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  1. Politics
5 July 2024

The highs and lows of election night coverage

The principal broadcasters were professional but slow to report results as they unfolded.

By Roger Mosey

These are the programmes that record history and live forever in the archives. After a banal and frustrating campaign, the broadcasters threw everything they had into election night – and they offered viewers and listeners more choice than ever before. It was the election when the BBC patriarchy – the decades of David Dimbleby and then Huw Edwards – gave way to a new generation; and when Channel 4 made an audacious raid into the corporation’s territory. It was also an opportunity, if you ventured over to GB News, to experience 2024’s historic result from a raucous watch party in Essex, where presenters were pulling pints at the bar. This was unique, and not in a good way.

The principal broadcasters shared a customary professionalism. But they were interchangeable – almost everything could have appeared on any channel (except for the unsettling response to the surge of Reform on GB News). But they were also noticeably slower than social media: if you followed the right people, the emerging narrative was found first on Twitter. For some reason the broadcasters dwelled for a long time on the exit poll, and were strangely reluctant to bring in the actual results as the unfolded. Take for example Barnsley North: the exit poll predicted this as a Reform gain, but Labour won it comfortably. Why was the expected tally of 13 seats for Reform (three times more than they won) on the screen for hours?

My small focus group of former broadcast executives voted from their sofas for Sky News as best for analysis, thanks largely to Ed Conway. “Sharper, quicker and more engaging”, said one old hand from the BBC. I was less convinced by some of Sky’s studio operation: the set was distractingly busy; early on there were too many different people asking long and windy questions; and they couldn’t help but talk over each other.

Channel 4 started like an express train with Krishnan Guru-Murthy and Emily Maitlis at the controls. They were the most engaging and spirited presentation team. But they crashed into an obstruction on the line in the form of their panel member Nadine Dorries. Her truculence, which was speedily matched in the studio by Alastair Campbell, reduced politics to the pettily personal. In its early stretches, Channel 4 suffered from overstuffing the show. Other Tories – Kwasi Kwarteng and Nadhim Zahawi – were there too. The studio had an audience, none of whom said anything remotely of interest. Things looked up when Dorries disappeared and the programme focused on Campbell and his podcast partner Rory Stewart along with the wise correspondent Gary Gibbon.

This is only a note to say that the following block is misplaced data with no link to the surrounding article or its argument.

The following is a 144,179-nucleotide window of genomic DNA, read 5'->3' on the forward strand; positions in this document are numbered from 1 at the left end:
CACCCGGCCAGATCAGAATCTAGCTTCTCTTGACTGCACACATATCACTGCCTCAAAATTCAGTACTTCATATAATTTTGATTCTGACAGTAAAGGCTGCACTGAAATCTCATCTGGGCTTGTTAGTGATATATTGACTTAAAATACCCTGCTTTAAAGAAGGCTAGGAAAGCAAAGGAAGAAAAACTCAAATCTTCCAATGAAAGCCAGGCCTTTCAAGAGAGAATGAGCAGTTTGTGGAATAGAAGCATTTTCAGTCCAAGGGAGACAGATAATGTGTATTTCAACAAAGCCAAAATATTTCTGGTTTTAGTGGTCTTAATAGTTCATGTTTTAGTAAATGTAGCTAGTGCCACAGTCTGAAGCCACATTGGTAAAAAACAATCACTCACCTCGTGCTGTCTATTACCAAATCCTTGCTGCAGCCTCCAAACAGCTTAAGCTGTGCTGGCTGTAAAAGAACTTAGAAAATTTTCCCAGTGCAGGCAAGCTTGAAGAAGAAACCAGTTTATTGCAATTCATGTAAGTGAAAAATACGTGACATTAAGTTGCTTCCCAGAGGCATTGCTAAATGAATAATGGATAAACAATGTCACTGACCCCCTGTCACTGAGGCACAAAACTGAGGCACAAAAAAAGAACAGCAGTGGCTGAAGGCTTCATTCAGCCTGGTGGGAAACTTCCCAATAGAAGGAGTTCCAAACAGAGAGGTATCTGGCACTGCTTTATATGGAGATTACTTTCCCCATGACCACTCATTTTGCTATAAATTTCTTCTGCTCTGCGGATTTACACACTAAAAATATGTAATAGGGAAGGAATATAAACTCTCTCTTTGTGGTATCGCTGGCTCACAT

By contrast, ITV gave a generous platform throughout to the rival team of podcasters George Osborne and Ed Balls, both excellent readers of the political game, who were supplemented by Nicola Sturgeon. “ITV was more serious and more established than most of the others,” texted one former television controller, adding “though lacking diversity”. In the ageing white male politician stakes, Osborne and Balls were well ahead of Peter Mandelson on the BBC.

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The BBC took advantage of its scale by getting around the United Kingdom, with a bold and welcome commitment to the nations. Jeremy Vine’s map and swingometer, located in Cardiff, were a hoot and won by a mile the award for best graphics. But the corporation’s coverage, delivered through an irritating split screen, didn’t quite add up to the sum of its parts. In particular, the combination of Laura Kuenssberg and Clive Myrie as presenters was an uncertain one. Kuenssberg might, in the event, have been better on her own because she thrives on the minutiae of politics, and this was her World Cup final. Myrie, an affable host, rose to eminence by being a brilliant foreign correspondent, and I sensed that he would much rather have been in Kyiv or Jerusalem than having to ask about the swing in Northampton North. At times he was bypassed by Kuenssberg’s interactions with political editor Chris Mason. Industry colleagues weren’t captivated by the corporation’s performance: “The BBC seemed more like a challenger brand than the incumbent heavyweight”, said one.

It was a different story on BBC Radio. Nick Robinson and Rachel Burden were easy and warm together, and James Naughtie added his incomparable insight into Scottish politics. Henry Zeffman, their main commentator, is a political correspondent with a big future. I heard good reports about LBC and Times Radio too.

Radio remains the more intelligent medium, because it tells the story simply but vividly. And, as we enter a new political era, all the coverage across multiple platforms reminded us that the real job begins again now. The new government must, like all others, be held to account; and audiences will be unforgiving if public media political coverage fails to rise to that challenge.

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